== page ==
Bloodstream infections, or central line-associated bloodstream infections, contribute to thousands of patient fatalities every year. According to a new study, many patients, especially those who are treated in community hospitals, may not be able to access effective and appropriate treatment for bloodstream infections.
The results of the study, which were published recently in the journal Plos One, found that patients who were treated at community care hospitals were less likely to receive the kind of antibiotic therapy that they needed for these infections. However, overall, the researchers found ineffective treatment not just in community care centers, but also in highly specialized hospitals, or tertiary care centers. The researchers conclude from their findings that there needs to be more improvement in the kind of treatment that a patient is given immediately after being diagnosed with a bloodstream infection at a community care center or a tertiary care center.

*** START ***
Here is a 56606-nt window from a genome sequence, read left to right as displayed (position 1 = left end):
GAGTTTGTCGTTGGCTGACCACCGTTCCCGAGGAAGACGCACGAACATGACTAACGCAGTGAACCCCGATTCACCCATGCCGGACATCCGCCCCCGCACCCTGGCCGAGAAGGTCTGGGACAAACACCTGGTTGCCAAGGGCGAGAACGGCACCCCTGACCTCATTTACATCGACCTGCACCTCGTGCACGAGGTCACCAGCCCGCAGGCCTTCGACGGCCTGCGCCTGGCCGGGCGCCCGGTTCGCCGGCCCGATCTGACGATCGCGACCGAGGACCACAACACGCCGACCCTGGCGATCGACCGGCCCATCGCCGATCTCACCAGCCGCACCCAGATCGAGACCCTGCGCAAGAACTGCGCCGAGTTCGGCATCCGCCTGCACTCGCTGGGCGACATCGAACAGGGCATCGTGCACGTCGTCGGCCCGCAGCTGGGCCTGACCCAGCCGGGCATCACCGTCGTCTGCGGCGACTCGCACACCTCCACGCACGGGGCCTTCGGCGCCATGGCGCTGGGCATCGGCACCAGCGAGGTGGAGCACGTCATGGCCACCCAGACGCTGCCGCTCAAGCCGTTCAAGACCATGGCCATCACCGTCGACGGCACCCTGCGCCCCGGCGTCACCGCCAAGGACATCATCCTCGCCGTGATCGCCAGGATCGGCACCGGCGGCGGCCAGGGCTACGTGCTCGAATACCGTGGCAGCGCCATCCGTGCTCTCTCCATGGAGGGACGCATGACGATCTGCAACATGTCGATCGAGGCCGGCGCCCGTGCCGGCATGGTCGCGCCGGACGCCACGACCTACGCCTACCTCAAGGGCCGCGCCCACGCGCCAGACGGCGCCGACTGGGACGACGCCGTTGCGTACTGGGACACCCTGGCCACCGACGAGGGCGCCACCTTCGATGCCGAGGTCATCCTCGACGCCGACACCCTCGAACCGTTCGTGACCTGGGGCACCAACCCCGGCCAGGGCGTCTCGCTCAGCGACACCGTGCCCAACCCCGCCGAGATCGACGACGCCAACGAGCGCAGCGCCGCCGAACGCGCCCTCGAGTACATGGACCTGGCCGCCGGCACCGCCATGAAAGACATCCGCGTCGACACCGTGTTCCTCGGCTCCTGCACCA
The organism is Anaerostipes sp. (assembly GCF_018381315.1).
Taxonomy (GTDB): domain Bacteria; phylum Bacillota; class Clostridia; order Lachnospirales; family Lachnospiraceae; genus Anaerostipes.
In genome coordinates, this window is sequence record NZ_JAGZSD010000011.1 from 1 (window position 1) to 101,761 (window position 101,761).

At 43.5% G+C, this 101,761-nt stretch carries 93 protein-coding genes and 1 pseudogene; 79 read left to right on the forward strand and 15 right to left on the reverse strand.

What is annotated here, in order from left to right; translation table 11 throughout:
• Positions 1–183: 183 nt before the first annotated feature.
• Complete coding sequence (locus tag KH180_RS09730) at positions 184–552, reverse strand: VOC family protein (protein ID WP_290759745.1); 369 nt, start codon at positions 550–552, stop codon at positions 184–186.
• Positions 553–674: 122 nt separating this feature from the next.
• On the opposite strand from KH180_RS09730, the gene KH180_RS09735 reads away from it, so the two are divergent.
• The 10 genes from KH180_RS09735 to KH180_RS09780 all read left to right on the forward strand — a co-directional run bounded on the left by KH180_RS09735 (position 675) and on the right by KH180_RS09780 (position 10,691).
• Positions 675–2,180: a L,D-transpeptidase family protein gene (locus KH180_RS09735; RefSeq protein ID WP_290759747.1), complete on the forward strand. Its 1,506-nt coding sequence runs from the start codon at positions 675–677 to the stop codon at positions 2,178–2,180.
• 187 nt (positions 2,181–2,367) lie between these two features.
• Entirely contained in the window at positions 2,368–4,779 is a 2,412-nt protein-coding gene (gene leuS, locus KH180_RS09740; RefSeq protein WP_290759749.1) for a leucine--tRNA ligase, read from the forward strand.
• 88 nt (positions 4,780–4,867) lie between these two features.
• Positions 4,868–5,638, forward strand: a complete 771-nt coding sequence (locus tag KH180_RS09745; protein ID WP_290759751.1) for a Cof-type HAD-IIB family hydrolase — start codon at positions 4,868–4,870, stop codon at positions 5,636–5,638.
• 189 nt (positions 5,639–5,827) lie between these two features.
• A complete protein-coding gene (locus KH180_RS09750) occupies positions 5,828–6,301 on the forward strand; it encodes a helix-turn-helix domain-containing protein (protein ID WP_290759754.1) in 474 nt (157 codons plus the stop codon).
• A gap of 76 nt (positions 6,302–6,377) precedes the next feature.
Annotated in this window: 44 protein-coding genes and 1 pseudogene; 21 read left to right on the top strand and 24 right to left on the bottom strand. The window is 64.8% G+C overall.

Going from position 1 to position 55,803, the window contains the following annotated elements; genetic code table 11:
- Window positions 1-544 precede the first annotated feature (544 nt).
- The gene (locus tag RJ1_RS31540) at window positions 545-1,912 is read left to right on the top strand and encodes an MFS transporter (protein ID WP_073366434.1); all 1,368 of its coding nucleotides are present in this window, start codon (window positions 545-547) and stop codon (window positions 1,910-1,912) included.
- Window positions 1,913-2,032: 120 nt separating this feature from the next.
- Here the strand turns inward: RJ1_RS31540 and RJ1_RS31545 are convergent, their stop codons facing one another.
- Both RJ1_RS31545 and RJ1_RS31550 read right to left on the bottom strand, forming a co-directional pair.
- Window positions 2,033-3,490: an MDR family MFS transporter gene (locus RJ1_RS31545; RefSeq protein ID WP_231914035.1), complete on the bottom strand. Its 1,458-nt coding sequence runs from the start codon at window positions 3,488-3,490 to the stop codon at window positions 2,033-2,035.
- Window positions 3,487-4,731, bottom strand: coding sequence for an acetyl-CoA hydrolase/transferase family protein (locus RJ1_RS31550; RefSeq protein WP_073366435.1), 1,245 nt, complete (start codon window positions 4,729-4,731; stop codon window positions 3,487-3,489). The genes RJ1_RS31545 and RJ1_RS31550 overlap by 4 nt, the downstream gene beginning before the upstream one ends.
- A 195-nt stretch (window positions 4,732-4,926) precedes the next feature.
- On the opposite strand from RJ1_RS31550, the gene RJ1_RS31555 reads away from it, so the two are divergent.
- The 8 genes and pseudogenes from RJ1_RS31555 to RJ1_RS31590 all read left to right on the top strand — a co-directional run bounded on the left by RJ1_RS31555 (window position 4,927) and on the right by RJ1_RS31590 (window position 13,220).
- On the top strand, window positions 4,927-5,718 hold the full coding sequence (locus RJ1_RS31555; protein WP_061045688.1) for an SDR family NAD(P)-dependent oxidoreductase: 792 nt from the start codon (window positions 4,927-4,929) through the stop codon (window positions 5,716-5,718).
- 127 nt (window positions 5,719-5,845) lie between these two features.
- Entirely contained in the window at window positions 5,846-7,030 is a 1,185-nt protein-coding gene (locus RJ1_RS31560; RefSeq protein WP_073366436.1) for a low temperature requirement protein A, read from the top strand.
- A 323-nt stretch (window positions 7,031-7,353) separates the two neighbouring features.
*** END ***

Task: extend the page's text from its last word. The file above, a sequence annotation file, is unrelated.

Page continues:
Part of the challenge in treating central line-associated bloodstream infections is the fact that many of these infections are now caused by superbugs, or antibiotic-resistant bacteria. An increase in the number and types of such superbugs means that many antibiotics don't work to treat the infections, and therefore, you have treatment that is ineffective.